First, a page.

International

US economy shrinks, sparks recession fears

The US economy has contracted for the second consecutive quarter, a development that in many other nations would be regarded as an economic recession.

In contrast, the US uses extra information to make that choice.

However, the shrinkage, which occurred at an annual pace of 0.9 percent in the three months leading up to July, has received a lot of attention as economic worries intensify.
The cost of food, gas, and other necessities is rising at a rate not seen since 1981.

Fears are growing that a recession is on the horizon, if it hasn’t already, as the US central bank aggressively increases borrowing prices to try to cool the economy and reduce pricing pressures.

US President Joe Biden has attempted to argue that the economy is still healthy in the face of declining public confidence by pointing out that the unemployment rate is still a low 3.6 percent and hiring has remained steady.

He assured reporters this week that the economy “was not going to be in a recession” prior to the release of data from the Commerce Department. His adversaries in the Republican party then claimed that the White House was attempting to redefine the term.

They claimed that the “White House recession rebrand” would not lessen the pain of Americans.

The US economy contracted at an annual rate of 1.6 percent in the first three months of the year. At the time, experts ascribed anomalies in trade data as the cause of the GDP fall.

However, the report released on Thursday revealed a more pronounced slowdown, with growth being constrained by falls in the housing market, business investment, and government spending. Consumer expenditure increased at a slower annual pace of 1% as people increased their spending on healthcare, lodging, and dining out while decreasing their spending on products and groceries.

“It’s no surprise that the economy is slowing down as the Federal Reserve acts to bring down inflation,” Mr. Biden said on Thursday. “Coming off of last year’s historic economic growth-and regaining all the private sector jobs lost during the pandemic crisis-no it’s surprise that the economy is slowing down.”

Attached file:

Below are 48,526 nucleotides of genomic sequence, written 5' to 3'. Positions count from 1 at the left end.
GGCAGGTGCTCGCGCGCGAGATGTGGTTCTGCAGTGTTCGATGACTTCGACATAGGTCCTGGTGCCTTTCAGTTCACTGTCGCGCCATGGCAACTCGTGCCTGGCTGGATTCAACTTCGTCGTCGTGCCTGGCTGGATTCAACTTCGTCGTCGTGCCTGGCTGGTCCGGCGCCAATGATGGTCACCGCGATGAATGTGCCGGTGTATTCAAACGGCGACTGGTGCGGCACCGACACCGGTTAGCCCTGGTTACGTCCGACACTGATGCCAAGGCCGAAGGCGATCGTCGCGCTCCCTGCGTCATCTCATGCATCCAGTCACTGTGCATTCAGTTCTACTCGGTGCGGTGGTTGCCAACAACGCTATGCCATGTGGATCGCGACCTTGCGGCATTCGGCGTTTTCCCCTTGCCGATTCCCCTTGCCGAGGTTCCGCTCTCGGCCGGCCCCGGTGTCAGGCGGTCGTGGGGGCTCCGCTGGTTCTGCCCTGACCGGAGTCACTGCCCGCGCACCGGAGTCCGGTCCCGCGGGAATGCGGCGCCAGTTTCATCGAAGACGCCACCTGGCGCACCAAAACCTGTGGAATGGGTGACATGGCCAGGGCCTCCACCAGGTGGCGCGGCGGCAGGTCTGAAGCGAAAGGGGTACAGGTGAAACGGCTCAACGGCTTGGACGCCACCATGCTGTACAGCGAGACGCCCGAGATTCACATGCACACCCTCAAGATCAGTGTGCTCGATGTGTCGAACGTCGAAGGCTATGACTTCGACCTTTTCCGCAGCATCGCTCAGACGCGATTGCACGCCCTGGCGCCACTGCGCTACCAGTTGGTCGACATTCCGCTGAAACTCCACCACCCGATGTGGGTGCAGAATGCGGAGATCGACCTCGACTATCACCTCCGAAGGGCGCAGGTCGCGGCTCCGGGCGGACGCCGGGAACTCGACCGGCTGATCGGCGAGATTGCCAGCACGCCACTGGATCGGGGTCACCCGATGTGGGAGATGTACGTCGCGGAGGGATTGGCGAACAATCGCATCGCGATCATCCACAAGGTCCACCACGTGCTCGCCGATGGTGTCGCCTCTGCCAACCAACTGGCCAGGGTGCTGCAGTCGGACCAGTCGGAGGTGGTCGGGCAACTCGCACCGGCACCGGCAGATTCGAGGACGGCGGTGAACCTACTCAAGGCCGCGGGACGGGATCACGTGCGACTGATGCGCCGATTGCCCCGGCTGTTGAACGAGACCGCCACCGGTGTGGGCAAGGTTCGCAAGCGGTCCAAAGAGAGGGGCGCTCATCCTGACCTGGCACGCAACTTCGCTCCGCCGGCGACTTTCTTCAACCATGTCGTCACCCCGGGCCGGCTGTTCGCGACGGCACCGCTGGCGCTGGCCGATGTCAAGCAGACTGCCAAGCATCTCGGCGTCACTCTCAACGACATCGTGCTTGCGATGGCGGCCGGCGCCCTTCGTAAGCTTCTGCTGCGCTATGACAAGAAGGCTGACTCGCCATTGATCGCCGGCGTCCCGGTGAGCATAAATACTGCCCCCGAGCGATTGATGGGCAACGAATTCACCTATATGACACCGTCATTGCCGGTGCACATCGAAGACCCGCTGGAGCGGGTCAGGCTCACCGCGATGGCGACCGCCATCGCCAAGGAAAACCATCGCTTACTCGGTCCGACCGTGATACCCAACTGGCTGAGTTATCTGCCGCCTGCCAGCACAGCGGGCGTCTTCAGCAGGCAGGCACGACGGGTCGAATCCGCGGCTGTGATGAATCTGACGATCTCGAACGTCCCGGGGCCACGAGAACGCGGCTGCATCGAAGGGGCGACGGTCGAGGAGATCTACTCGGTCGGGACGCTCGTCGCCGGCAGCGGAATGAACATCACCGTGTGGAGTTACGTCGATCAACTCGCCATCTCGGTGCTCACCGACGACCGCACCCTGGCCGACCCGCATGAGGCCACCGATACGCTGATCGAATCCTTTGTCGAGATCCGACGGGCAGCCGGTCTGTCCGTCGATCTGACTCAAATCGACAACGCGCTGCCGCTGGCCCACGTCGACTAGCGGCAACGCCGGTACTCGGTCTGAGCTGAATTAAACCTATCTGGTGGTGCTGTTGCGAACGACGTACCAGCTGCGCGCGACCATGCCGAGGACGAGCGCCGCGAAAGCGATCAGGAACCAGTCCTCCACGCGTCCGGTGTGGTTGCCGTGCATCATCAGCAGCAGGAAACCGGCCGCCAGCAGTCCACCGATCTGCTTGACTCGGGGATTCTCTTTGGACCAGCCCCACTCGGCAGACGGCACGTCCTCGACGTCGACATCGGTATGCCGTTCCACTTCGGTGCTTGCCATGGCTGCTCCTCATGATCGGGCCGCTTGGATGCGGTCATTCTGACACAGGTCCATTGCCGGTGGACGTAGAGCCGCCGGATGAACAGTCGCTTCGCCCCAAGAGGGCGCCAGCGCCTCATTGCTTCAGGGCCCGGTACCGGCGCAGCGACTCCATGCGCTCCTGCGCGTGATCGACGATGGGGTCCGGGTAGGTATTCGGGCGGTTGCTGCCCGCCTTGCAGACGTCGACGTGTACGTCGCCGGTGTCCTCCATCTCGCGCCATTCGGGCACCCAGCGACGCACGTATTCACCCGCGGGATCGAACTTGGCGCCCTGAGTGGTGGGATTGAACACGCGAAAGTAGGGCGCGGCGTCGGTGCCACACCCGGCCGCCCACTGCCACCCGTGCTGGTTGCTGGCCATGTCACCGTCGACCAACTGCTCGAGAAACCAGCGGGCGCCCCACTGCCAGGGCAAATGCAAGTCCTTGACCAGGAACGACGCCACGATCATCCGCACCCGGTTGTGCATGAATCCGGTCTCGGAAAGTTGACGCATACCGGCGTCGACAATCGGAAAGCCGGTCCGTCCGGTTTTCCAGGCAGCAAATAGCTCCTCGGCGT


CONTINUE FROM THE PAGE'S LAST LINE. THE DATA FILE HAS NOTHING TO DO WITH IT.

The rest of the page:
“But despite the unprecedented problems we face on a global scale, we are on the right track, and we will emerge from this transition stronger and more secure.”

Harvard professor Jeffrey Frankel previously served on the National Bureau of Economic Research committee, the group of academics that is charged with making the official declaration of recession. He said he did not think a recession started at the beginning of the year, noting the strong jobs growth. But after that he was less confident. “Things have already slowed down, so I’m not saying that everything is great,” he said. “Odds of a recession going forward are substantially higher than for a random year.”

Inflation in the US hit 9.1% in June, the fastest pace of price appreciation in more than four decades. On Wednesday, the US central bank responded to the problem with another unusually large increase to its key interest rate, its second 0.75 percentage point rise since it started raising rates in March.

The Federal Reserve hopes to reduce spending on items like homes and vehicles by raising borrowing costs, which should theoretically relieve some of the pressures driving up prices. But a decrease in demand also indicates a drop in economic activity.

Consumer confidence is declining, the housing market is faltering, and business activity is contracting for the first time since 2020, according to recent statistics. Since the year’s beginning, the US stock market has declined, and businesses ranging from General Motors to Facebook and Instagram owner Meta have announced they will slow recruiting. Other businesses, particularly in the real estate industry, have declared layoffs.

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